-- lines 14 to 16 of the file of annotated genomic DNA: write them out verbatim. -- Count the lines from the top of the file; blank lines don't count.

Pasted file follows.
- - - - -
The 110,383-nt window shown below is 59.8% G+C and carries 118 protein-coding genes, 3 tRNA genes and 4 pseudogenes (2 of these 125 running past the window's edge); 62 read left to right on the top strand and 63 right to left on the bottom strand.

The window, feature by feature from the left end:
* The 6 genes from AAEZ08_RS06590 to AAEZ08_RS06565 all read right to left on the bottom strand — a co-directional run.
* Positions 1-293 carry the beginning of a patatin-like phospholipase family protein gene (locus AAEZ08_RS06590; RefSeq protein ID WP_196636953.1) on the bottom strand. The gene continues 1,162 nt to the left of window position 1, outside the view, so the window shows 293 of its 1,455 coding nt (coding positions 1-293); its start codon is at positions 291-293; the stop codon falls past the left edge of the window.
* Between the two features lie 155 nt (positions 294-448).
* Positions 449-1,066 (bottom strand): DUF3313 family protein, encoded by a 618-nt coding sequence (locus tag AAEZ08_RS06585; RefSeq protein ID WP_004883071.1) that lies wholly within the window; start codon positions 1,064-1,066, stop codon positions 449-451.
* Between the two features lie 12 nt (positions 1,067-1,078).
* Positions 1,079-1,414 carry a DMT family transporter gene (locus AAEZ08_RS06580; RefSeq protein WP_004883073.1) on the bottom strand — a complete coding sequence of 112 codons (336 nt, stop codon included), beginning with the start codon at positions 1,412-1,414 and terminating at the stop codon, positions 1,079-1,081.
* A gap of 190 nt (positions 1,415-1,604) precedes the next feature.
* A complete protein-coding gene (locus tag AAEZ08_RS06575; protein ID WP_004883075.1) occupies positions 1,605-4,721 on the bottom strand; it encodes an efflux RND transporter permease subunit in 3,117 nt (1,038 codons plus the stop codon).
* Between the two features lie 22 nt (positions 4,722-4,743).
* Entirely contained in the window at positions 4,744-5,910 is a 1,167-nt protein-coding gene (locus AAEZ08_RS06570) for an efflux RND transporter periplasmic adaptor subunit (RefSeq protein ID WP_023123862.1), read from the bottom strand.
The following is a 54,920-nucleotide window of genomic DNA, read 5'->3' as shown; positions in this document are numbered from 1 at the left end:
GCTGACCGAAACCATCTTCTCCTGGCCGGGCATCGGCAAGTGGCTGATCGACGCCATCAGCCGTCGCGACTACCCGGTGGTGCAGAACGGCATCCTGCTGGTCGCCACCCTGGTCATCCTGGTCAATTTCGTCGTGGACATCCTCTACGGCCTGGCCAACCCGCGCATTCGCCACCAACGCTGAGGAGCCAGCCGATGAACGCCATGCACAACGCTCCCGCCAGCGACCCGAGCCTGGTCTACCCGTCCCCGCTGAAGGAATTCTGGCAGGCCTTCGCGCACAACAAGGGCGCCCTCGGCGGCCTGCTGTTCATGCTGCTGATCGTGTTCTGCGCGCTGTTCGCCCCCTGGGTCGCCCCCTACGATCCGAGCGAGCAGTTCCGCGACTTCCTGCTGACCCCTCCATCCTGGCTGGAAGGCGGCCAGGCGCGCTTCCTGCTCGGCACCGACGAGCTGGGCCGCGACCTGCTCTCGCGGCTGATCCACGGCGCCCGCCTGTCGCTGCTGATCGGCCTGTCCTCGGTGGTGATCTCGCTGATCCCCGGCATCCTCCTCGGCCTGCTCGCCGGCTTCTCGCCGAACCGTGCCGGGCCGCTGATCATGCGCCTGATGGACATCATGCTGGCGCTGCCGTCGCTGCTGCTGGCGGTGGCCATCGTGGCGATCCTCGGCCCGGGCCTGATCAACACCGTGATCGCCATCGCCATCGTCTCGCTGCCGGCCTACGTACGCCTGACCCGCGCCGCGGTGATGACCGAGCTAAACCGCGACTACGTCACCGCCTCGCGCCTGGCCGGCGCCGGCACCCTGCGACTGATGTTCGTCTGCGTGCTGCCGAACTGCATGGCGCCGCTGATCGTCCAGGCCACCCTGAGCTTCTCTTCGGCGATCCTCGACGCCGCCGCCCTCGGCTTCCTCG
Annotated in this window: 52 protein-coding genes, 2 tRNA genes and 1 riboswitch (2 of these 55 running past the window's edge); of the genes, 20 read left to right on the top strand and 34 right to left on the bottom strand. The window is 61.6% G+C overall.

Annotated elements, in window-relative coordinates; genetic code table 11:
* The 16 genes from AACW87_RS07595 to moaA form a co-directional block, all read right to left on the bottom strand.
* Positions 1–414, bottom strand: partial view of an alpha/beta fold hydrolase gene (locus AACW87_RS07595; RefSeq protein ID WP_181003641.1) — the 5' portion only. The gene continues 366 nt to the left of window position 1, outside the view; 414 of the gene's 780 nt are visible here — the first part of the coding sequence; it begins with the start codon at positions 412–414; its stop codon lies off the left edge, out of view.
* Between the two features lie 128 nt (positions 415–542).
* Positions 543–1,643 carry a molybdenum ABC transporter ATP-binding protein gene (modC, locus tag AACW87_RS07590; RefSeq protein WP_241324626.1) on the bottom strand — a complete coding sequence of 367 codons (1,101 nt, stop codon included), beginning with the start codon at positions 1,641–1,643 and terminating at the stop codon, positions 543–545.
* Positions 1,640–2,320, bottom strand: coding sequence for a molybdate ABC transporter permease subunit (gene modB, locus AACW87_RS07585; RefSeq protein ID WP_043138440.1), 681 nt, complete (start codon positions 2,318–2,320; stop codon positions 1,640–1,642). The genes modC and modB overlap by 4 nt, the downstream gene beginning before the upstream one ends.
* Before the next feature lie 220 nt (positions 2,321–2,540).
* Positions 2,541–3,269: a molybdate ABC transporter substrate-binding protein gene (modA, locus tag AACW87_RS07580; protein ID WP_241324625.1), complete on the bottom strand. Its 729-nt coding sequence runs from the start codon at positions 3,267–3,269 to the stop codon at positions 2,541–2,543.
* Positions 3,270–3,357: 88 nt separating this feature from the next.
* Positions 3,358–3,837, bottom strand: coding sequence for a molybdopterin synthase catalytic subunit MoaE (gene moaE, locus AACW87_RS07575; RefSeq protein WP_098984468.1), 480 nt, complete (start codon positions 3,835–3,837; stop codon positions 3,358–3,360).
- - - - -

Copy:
GCTGACCGAAACCATCTTCTCCTGGCCGGGCATCGGCAAGTGGCTGATCGACGCCATCAGCCGTCGCGACTACCCGGTGGTGCAGAACGGCATCCTGCTGGTCGCCACCCTGGTCATCCTGGTCAATTTCGTCGTGGACATCCTCTACGGCCTGGCCAACCCGCGCATTCGCCACCAACGCTGAGGAGCCAGCCGATGAACGCCATGCACAACGCTCCCGCCAGCGACCCGAGCCTGGTCTACCCGTCCCCGCTGAAGGAATTCTGGCAGGCCTTCGCGCACAACAAGGGCGCCCTCGGCGGCCTGCTGTTCATGCTGCTGATCGTGTTCTGCGCGCTGTTCGCCCCCTGGGTCGCCCCCTACGATCCGAGCGAGCAGTTCCGCGACTTCCTGCTGACCCCTCCATCCTGGCTGGAAGGCGGCCAGGCGCGCTTCCTGCTCGGCACCGACGAGCTGGGCCGCGACCTGCTCTCGCGGCTGATCCACGGCGCCCGCCTGTCGCTGCTGATCGGCCTGTCCTCGGTGGTGATCTCGCTGATCCCCGGCATCCTCCTCGGCCTGCTCGCCGGCTTCTCGCCGAACCGTGCCGGGCCGCTGATCATGCGCCTGATGGACATCATGCTGGCGCTGCCGTCGCTGCTGCTGGCGGTGGCCATCGTGGCGATCCTCGGCCCGGGCCTGATCAACACCGTGATCGCCATCGCCATCGTCTCGCTGCCGGCCTACGTACGCCTGACCCGCGCCGCGGTGATGACCGAGCTAAACCGCGACTACGTCACCGCCTCGCGCCTGGCCGGCGCCGGCACCCTGCGACTGATGTTCGTCTGCGTGCTGCCGAACTGCATGGCGCCGCTGATCGTCCAGGCCACCCTGAGCTTCTCTTCGGCGATCCTCGACGCCGCCGCCCTCGGCTTCCTCG
Annotated in this window: 52 protein-coding genes, 2 tRNA genes and 1 riboswitch (2 of these 55 running past the window's edge); of the genes, 20 read left to right on the top strand and 34 right to left on the bottom strand. The window is 61.6% G+C overall.

Annotated elements, in window-relative coordinates; genetic code table 11: